Ferran Adrià — formerly of world-famous restaurant El Bulli — will teach a first-of-its kind course at Harvard, culinary physics:
Students will attend chef demonstrations, physics lectures and labs that explain the structure and characteristics of a classic emulsion (a liquid dispersed into another liquid) and more recent inventions such as Adrià’s famous foams (air bubbles surrounded by thin sheets of fluid).
With a greater understanding of the physical parameters of food, students will learn how to manipulate them. Ditto for the chefs. Much of the culinary invention in recent decades has been a result of trial and error rather than scientific research. …. “This is designed to create a dialogue between cooks and scientists.“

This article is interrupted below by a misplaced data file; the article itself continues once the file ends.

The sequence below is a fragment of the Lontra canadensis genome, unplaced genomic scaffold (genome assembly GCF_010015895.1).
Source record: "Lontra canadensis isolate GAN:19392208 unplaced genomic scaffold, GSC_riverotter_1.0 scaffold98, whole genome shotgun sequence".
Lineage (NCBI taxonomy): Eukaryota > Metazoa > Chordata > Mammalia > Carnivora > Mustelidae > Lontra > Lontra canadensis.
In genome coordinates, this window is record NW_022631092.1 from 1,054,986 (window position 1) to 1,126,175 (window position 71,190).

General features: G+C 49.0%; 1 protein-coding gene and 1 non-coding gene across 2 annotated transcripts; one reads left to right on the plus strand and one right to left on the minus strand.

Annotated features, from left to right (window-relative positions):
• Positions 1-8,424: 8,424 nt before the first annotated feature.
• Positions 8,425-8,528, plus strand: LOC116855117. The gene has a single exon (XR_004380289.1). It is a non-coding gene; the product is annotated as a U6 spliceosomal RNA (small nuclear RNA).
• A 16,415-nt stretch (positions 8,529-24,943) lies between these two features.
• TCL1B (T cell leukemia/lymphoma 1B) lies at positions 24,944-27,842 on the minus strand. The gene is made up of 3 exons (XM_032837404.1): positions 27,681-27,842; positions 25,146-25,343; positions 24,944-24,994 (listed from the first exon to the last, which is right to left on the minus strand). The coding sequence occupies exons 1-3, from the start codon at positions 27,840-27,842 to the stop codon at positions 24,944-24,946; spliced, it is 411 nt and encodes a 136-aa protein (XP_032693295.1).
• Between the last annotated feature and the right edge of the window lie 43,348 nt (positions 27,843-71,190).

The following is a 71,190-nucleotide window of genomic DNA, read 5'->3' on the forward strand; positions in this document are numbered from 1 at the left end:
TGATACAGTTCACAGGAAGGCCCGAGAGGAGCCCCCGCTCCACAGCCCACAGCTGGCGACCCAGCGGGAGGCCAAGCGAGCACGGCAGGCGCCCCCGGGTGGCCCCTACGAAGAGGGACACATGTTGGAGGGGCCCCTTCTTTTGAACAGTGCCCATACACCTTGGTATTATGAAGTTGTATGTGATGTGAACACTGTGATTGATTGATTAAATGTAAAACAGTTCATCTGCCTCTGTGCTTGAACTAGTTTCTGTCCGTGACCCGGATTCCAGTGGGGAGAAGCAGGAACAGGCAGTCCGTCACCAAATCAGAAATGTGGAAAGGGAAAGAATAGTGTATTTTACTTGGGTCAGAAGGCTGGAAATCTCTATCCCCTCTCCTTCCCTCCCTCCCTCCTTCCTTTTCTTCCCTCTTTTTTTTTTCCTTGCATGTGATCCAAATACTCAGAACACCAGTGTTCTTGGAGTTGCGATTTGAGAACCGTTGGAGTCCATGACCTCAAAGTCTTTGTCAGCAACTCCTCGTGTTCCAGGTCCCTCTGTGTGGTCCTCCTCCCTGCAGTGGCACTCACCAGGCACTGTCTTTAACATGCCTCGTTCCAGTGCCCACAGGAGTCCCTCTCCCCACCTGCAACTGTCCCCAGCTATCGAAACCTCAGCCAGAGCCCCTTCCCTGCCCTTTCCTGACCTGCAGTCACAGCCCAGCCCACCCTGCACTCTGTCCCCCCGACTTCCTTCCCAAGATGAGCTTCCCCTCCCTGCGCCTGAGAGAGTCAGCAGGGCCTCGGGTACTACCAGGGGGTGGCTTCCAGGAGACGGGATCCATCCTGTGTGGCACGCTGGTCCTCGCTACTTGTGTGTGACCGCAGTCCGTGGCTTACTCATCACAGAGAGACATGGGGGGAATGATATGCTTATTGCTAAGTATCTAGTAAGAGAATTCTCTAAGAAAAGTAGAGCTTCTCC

As soon as I was old enough to use a real stove, my favorite game was trial-and-error baking. I’d compile what appeared to be complementary ingredients, bake, and foist onto family. Science it was not, but occasionally, trial and error led to unqualified success. More rarely, it was delicious.